I wish I could write everything I learned about Hawaii here but it's just too much. I don't even remember half of the names of the places I visited. However, there is a GREAT book that I highly recomment you get if you are planning a trip. It's absolutely worth it! It's the best guide book I have ever purchased and the author is very funny. His name is Andrew Doughty and the publisher is Wizard.
Esse templo era bem na frente do nosso hotel em Kona. Chama-se 'Ahu'ena Heiau e era o templo do rei Kamehameha O Grande do Havai. A praia na frente do templo chama-se Kamakahonu e no primeiro dia fomos mergulhar pra ver o que tinha ai. Pra nossa surpresa, tinham muuuuuitos peixes coloridos, muito coral e um cara no kioske disse que tinha tartaruga tambem (mas a gente nao viu nenhuma). Eh nessa praia que comeca o famoso triatlo-IRONMAN Kona (os atletas que se qualificam nadam 3.85 km no mar, andam 180 km de bicicleta e 42km correndo.. no MESMO DIA!!)
This temple was located right in front of our hotel in Kona and it is called 'Ahu'ena Heiau. It was King Kamehameha the Great's personal temple and it is pretty nice. The beach right in front of it is called Kamakahonu and on the day we got there we went to check it out. For my surprise there were looooooooooooots of colorful fish, coral and one of the locals told us there are lots of turtles too (even though we did not see any). It is also at this place that the famous triathlon IRONMAN Kona starts and finishes (the athletes that qualify have to swim 2.4 miles, bike 112 miles and run 26.2 miles... All in the SAME DAY!!! And then they get to brag about it!)
On the first day we were looking for a place to eat and it rained very hard while we were out.. I really was missing the tropical storm. It never rains like that in California... I was glad.
On the way to Miloli'i. Note the dark strip on the ground. It was lava that basically destroyed everything.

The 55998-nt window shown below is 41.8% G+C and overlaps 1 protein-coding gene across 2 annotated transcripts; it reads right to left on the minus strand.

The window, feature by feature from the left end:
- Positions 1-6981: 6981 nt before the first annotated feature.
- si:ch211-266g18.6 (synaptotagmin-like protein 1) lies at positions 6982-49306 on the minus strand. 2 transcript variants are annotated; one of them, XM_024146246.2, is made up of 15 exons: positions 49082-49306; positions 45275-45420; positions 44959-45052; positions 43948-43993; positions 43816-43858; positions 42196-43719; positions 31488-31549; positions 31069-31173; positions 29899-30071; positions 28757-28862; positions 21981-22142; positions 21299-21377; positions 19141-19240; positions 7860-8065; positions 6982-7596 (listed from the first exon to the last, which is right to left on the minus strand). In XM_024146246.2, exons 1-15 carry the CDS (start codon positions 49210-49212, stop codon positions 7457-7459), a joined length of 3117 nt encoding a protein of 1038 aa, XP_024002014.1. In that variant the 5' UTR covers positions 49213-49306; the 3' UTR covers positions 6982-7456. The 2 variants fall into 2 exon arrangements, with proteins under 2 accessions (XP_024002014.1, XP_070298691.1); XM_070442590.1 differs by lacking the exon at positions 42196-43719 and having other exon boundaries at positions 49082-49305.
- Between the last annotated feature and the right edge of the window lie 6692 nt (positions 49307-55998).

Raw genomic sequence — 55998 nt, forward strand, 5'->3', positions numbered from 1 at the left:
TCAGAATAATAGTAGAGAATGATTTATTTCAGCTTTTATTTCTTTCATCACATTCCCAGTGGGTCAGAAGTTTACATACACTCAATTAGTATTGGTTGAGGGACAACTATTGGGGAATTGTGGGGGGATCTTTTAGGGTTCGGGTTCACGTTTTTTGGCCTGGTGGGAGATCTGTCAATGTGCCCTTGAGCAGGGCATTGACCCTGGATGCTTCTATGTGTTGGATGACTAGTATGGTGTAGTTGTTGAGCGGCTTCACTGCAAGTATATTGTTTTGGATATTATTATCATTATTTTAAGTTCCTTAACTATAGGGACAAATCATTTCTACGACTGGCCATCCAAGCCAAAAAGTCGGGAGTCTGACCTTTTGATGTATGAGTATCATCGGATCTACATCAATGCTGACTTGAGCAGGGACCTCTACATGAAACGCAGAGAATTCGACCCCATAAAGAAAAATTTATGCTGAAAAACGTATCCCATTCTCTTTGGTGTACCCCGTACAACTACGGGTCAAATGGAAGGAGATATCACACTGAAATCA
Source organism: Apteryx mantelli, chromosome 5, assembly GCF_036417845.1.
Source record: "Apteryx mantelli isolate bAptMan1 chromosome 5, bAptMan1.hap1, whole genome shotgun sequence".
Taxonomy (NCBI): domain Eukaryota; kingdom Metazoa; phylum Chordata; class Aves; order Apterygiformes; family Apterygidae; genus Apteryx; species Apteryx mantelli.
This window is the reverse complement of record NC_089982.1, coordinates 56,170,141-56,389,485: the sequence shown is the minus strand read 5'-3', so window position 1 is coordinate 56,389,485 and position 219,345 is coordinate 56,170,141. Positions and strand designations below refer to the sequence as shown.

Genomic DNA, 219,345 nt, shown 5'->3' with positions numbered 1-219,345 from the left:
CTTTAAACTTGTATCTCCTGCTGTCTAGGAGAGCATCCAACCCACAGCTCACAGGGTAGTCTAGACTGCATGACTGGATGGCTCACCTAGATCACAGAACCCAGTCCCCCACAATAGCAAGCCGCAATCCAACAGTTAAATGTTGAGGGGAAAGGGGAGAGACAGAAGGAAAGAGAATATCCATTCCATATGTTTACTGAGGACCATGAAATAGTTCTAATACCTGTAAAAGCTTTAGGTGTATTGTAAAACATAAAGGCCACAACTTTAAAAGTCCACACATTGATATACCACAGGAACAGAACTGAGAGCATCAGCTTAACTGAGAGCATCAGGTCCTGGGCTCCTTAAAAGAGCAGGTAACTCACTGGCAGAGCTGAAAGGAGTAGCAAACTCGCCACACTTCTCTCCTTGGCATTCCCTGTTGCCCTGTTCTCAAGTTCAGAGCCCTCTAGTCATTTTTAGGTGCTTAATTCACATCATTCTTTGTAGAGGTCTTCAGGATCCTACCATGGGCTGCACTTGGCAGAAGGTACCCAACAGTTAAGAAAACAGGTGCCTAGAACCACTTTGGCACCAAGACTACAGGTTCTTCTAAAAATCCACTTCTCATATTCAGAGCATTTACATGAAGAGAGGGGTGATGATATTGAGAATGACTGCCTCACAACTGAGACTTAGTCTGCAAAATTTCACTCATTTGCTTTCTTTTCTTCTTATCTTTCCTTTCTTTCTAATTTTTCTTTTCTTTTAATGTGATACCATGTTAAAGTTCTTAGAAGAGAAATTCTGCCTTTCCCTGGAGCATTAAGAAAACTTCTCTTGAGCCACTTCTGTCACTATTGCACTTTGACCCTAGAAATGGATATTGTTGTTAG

Miloli'i is the "last Hawaiian fishing village". I read on my book about it and decided we had to check it out. We parked in Miloli'i and walked a little more than 30 minutes between the florest and the ocean to get to the nearly deserted Honomalino beach. There were 2 more people on it. hehe
Can you tell I liked this beach? I think it's because I had never seen a true black sand beach before. Or maybe it was because it was "our" beach for the longest time until the other two people showed up to make the beach crowded.
After Honomalino, we kept driving south until we go to South point. As the name entitles, it is the southern-most point in the US. The water was so nice and clear I was extremely tempted to jump in. However I decided it was not the best idea since there was no way to get back on the cliff.
We were about 80 miles or so from the Volcanos National Park - where Kilauea is - but we could already see the smoke created by the encounter of hot lava and cool ocean. The lava cools down and shoots rocks pretty much everywhere.
On the other side of the road, Mauna Loa volcano in the background.
Before we got to the volcano, we stopped in another black sand beach called Punalu'u. While Jake went to get water in the car, I sat at the rocks and kept looking at the ocean. I just could not believe what I was seeing. About 15 turtles or so swimming and putting their heads out every once in a while. It was cool.. The author of the book alerted about turtles at this beach but I just could not imagine I would see that many. I did not even have to look for a long time. It was more like, I looked and I saw them.
The sand at the black sand beach was thick, almost like a little rock.
If this turtle could speak, it would tell people to F*** off! heheh.. It is federal offense to touch or disturb their peace. Still, there were a lot of people taking pictures close by.
At the Volcanos National Park. Unfortunately I did not have enough time to spend at the park. Still, what I saw was very impressive.
Read about how Lava tubes are formed.